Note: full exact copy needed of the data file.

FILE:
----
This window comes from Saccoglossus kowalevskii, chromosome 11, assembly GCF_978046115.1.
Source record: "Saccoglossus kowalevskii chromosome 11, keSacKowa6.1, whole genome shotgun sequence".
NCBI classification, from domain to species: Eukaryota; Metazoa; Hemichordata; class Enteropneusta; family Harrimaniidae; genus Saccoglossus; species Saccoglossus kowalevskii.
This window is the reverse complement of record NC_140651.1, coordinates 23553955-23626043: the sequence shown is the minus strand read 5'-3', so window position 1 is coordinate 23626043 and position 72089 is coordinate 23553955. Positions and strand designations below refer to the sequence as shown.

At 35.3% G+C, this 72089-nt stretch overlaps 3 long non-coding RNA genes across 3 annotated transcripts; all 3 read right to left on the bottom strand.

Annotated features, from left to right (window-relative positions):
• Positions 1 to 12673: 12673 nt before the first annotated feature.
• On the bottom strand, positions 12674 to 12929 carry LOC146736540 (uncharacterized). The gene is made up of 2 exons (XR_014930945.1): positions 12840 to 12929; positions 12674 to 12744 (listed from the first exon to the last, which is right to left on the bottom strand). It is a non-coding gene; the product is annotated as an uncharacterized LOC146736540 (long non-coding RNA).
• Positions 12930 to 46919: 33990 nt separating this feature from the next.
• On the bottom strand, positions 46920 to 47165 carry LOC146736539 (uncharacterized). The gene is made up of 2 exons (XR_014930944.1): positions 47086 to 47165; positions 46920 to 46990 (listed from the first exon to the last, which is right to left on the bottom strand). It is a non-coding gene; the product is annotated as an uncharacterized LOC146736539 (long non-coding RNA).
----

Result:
This window comes from Saccoglossus kowalevskii, chromosome 11, assembly GCF_978046115.1.
Source record: "Saccoglossus kowalevskii chromosome 11, keSacKowa6.1, whole genome shotgun sequence".
NCBI classification, from domain to species: Eukaryota; Metazoa; Hemichordata; class Enteropneusta; family Harrimaniidae; genus Saccoglossus; species Saccoglossus kowalevskii.
This window is the reverse complement of record NC_140651.1, coordinates 23553955-23626043: the sequence shown is the minus strand read 5'-3', so window position 1 is coordinate 23626043 and position 72089 is coordinate 23553955. Positions and strand designations below refer to the sequence as shown.

At 35.3% G+C, this 72089-nt stretch overlaps 3 long non-coding RNA genes across 3 annotated transcripts; all 3 read right to left on the bottom strand.

Annotated features, from left to right (window-relative positions):
• Positions 1 to 12673: 12673 nt before the first annotated feature.
• On the bottom strand, positions 12674 to 12929 carry LOC146736540 (uncharacterized). The gene is made up of 2 exons (XR_014930945.1): positions 12840 to 12929; positions 12674 to 12744 (listed from the first exon to the last, which is right to left on the bottom strand). It is a non-coding gene; the product is annotated as an uncharacterized LOC146736540 (long non-coding RNA).
• Positions 12930 to 46919: 33990 nt separating this feature from the next.
• On the bottom strand, positions 46920 to 47165 carry LOC146736539 (uncharacterized). The gene is made up of 2 exons (XR_014930944.1): positions 47086 to 47165; positions 46920 to 46990 (listed from the first exon to the last, which is right to left on the bottom strand). It is a non-coding gene; the product is annotated as an uncharacterized LOC146736539 (long non-coding RNA).